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This might sound strange coming from me, but PiBoIdMo is my favorite writing challenge. Yes, I know I am the founder and host of 12 x 12, but let’s face it—writing picture book drafts is work. Fun, but also work.
PiBoIdMo—just letting your creativity run wild and capturing every little flutter and fancy of your imagination is just plain FUN. Freeing. Fabulous. (See how I used the rule of three there???)
For those of you who ARE planning to do 12 x 12 in 2014, I almost consider participating in PiBoIdMo a mandatory first step. Where else are you going to mine the ideas for 12 picture book drafts?
I made this little video for the sole purpose of reminding everyone to lighten up, have fun, and ENJOY fishing for those awesome ideas—some of which will one day turn into picture books! Many thanks to Tara for bringing us the joy of PiBo each year!!
One of the things I love best about being a member of the children’s lit industry is the spirit of community with which we support one another. Unlike many other businesses, almost everyone who writes, illustrates, edits, publishes, markets, sells or otherwise works with children’s books puts their love of kids and reading first. This makes for an environment in which everyone encourages everyone else, and all in the interest of getting more kids reading – and loving – books.
This was something Katie Davis and I chatted about this week, when she invited me to be a guest on her terrific podcast series, Brain Burps About Books. (You can listen to the interview here: http://katiedavis.com/emma-walton-hamilton). Katie and I had a great time talking about various aspects of writing for kids, and she was enormously generous in putting the word out about my various creative efforts, such as The Children Book Hub, my Just Write for Kids online course in writing picture books and the Southampton Childrens Literature Conference. In return, I offered her listeners a special introductory rate to join the Hub (you’ll have to listen to the interview to access it!) and invited her to be an Expert Interviewee on the Childrens Book Hub in March. I’m really looking forward to that, since Katie has just published a fabulous resource for childrens book authors and illustrators, How to Promote Your Childrens Book. It’s chock full of invaluable information, and a thoroughly enjoyable read, being written (and illustrated!) in Katie’s fun, accessible style. I can’t recommend it highly enough.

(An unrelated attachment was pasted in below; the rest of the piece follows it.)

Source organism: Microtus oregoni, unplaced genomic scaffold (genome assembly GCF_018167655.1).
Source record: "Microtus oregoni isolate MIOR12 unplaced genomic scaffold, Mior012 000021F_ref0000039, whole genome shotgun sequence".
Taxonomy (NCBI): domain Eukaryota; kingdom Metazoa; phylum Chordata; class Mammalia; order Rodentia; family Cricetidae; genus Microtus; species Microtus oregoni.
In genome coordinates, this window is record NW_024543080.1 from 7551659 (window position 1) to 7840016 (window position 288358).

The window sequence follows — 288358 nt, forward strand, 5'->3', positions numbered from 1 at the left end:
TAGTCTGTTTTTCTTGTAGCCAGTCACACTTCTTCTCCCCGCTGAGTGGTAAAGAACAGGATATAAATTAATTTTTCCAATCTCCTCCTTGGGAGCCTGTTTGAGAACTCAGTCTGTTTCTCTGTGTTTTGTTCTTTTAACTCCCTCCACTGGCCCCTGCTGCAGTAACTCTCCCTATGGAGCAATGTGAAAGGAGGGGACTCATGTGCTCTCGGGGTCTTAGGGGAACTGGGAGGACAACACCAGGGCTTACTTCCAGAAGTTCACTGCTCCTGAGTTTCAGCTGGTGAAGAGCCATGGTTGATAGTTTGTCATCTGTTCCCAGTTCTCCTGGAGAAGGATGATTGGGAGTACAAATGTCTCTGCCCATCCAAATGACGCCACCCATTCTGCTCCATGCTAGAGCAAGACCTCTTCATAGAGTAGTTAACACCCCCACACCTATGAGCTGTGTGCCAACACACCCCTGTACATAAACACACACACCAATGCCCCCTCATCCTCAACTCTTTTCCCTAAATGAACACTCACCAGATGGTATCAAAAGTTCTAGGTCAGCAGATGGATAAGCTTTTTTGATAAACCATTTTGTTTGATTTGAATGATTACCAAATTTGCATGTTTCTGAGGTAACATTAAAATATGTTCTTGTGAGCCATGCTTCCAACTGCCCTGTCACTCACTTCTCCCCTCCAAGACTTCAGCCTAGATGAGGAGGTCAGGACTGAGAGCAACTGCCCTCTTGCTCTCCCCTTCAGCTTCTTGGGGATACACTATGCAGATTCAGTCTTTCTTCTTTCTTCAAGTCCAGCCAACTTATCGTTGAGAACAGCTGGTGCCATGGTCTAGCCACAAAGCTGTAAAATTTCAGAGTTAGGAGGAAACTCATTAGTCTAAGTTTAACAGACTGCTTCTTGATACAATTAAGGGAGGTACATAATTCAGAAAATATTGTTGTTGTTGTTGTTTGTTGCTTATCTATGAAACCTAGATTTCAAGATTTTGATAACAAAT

I don’t normally do a week-in-review post but this past week was such a celebration of literacy (with Share A Story and World Read Aloud Day), I wanted to highlight some things as well as thank a bunch of people for helping make it a great week.
First off, if you didn’t get a chance to check out Share A Story please visit when you have the opportunity. Thanks to Terry Doherty for helping organize this amazing blog tour. I thoroughly enjoyed reading the posts as well as having the opportunity to serve as one of the hosts.
Thanks also to Dawn Little of Links to Literacy for hosting Book Dads on Day 2: The Gift of Reading. I had so many responses from dads for our post, I had to break them up into three separate ones: Dads Share Their Story Part 1, Part 2, Part 3. Thanks to all the dads, authors and bloggers who took the time to share their gift of reading with me.
Call him the Tupac Shakur of children’s books. Or maybe that title should go to Margaret Wise Brown. In any case, it seems that every ten years or so we get a new Shel Silverstein book or collection of poems entirely out of the blue (I’m counting Falling Up, and Runny Babbit when I say that). At some point this will inevitably lead to an Elvis situation, wherein folks will start claiming that Silverstein never actually died and is currently holed up somewhere in Amherst, MA, biding his time, releasing his books on his own schedule. This is, of course, wishful thinking on my part since Silverstein is the author who was alive during my lifetime that I would have most liked to have met. Watch out, Steven Kellogg. You’re #2. In any case, here’s the scoop on the newest Silverstein. The man’s still got it / had it.
Sometimes you want to unlearn something you have learned. Beware then, my readers. Once you read this you can never go through life not knowing about it.
Now that is how it is done! Over the Atlantic the British blog Playing by the book has posted a quite remarkable little piece on an exhibit currently showing at the Imperial War Museum in Britain (where I once bought this poster). In the blog post How to explore war with children?, we are told that, “Once Upon a Wartime, an exhibition which opened earlier this month at London’s Imperial War Museum, takes five children’s novels about war and conflict and uses them as a starting point to explore what war can mean for children.” The five books in question include War Horse by Michael Morpurgo, Carrie’s War by Nina Bawden, The Silver Sword by Ian Serraillier, The Machine Gunners by Robert Westall and Little Soldier by Bernard Ashley. Of these I am ashamed to say I have only read Carrie’s War (which is brilliant). The post then goes on to talk about the exhibits and shows copious photographs. It’s enough to make you pine, once again, for England. Thanks to Sara Lewis Holmes for the link.
I have this fantasy that someday I’ll conduct a video conversation with Travis Jonker where we converse entirely by holding up the titles of children’s books (after all, we know he’s ace with a video cam). I think of such things when he makes similar projects look easy. Take, for example, his latest book spine cento. It’s all in preparation to get you guys excited about making your own book spine poems for Poetry Month. I know I’m tempted. Spine it up!